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Hoffmann, R. A wiki for the life sciences where authorship matters. Nature Genetics (2008)

N-glucuronidation of nicotine and cotinine in human: formation of cotinine glucuronide in liver microsomes and lack of catalysis by 10 examined UDP-glucuronosyltransferases.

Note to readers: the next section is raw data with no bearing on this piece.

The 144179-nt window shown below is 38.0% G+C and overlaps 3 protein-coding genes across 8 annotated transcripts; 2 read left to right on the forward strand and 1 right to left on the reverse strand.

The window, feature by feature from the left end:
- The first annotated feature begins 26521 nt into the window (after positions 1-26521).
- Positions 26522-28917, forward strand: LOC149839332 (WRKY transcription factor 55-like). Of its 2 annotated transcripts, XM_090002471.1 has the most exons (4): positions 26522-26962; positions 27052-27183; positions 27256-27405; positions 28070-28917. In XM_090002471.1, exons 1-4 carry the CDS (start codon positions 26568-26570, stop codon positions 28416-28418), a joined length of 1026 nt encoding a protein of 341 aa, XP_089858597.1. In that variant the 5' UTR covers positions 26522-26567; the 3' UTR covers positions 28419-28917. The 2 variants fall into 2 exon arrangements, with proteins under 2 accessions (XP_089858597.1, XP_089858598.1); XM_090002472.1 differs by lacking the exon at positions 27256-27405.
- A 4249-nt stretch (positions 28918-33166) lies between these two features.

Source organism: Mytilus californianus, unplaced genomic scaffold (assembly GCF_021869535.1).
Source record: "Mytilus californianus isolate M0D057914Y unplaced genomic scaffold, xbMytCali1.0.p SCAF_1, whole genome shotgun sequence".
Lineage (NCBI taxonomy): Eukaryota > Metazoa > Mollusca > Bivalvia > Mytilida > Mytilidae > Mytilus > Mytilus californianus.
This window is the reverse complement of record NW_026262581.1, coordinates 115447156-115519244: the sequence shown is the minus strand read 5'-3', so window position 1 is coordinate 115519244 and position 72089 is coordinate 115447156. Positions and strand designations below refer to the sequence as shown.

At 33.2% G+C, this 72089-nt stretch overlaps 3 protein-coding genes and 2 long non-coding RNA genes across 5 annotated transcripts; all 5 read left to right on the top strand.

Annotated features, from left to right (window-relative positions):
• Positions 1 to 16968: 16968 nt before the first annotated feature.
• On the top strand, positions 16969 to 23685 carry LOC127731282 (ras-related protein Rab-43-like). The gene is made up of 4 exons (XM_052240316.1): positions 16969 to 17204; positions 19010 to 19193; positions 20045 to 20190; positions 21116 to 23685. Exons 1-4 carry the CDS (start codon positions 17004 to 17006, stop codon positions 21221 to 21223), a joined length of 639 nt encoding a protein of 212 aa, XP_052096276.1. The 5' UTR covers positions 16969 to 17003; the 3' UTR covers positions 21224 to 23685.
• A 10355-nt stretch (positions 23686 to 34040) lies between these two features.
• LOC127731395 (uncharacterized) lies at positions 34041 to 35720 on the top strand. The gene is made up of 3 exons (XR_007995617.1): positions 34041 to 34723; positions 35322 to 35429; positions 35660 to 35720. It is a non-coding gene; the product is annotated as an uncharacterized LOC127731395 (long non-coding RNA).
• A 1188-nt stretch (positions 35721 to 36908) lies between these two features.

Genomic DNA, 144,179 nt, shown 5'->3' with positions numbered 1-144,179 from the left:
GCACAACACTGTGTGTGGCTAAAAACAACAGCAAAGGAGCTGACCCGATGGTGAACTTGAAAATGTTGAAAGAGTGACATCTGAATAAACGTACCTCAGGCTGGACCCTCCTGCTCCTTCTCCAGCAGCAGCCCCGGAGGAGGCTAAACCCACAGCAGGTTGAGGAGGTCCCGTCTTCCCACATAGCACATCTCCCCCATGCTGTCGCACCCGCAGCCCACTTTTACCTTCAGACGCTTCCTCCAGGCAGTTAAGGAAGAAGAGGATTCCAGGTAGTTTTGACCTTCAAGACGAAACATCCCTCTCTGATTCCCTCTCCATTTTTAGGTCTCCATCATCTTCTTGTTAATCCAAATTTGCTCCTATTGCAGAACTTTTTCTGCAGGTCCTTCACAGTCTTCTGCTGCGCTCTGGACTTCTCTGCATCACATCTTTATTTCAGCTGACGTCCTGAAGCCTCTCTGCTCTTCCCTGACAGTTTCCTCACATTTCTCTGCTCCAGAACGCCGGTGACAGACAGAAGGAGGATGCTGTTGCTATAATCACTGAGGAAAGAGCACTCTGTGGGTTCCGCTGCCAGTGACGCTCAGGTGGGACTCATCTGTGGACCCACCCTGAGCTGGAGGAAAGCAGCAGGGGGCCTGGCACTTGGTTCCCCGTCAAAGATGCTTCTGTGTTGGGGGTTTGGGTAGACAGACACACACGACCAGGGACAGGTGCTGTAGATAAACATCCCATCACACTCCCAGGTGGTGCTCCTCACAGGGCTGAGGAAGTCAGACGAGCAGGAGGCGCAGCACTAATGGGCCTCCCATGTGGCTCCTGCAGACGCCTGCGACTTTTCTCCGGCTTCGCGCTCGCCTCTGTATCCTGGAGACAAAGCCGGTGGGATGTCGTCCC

Two predominant human glucuronide metabolites of nicotine result from pyridine nitrogen atom conjugation. The present objectives included determination of the kinetics of formation of S(-)-cotinine N1-glucuronide in pooled human liver microsomes and investigation of the UDP-glucuronosyltransferases (UGTs) involved in N-glucuronidation of nicotine isomers and S(-)-cotinine by use of recombinant enzymes (UGT1A1, UGT1A3, UGT1A4, UGT1A6, UGT1A7, UGT1A8, UGT1A9, UGT1A10, UGT2B7, and UGT2B15). Quantification was by radiochemical high-performance liquid chromatography with use of radiolabeled substrates. S(-)-Cotinine N1-glucuronide formation in human liver microsomes was proven by comparing the chromatographic behaviors and electrospray ionization-mass spectral characteristics of the metabolite with a synthetic reference standard. This glucuronide was formed by one-enzyme kinetics with K(m) and V(max) values of 5.4 mM and 696 pmol/min/mg, respectively, and the apparent intrinsic clearance value (V(max/Km)) was 9-fold less than that previously determined for S(-)-nicotine N1-glucuronide (0.13 versus 1.2 microl/min/mg) using the same pooled microsomes. This comparison of values is consistent with the observation that on smoking cigarettes, although the average S(-)-cotinine plasma levels usually far exceed S(-)-nicotine levels, the urinary recovery of S(-)-cotinine N1-glucuronide only averages 3-fold greater than for S(-)-nicotine N1-glucuronide. None of the UGTs examined catalyzed the N-glucuronidation of S(-)-nicotine, R(+)-nicotine, and S(-)-cotinine, including UGT1A3 and UGT1A4, the only isoforms known to catalyze many substrates at a tertiary amine. Also, neither S(-)-nicotine or S(-)-cotinine affected enzyme inhibition of trifluoperazine, a UGT1A4 substrate. It would appear that the same, as yet unexamined, UGT catalyzes the N-glucuronidation of both cotinine and nicotine.[1]


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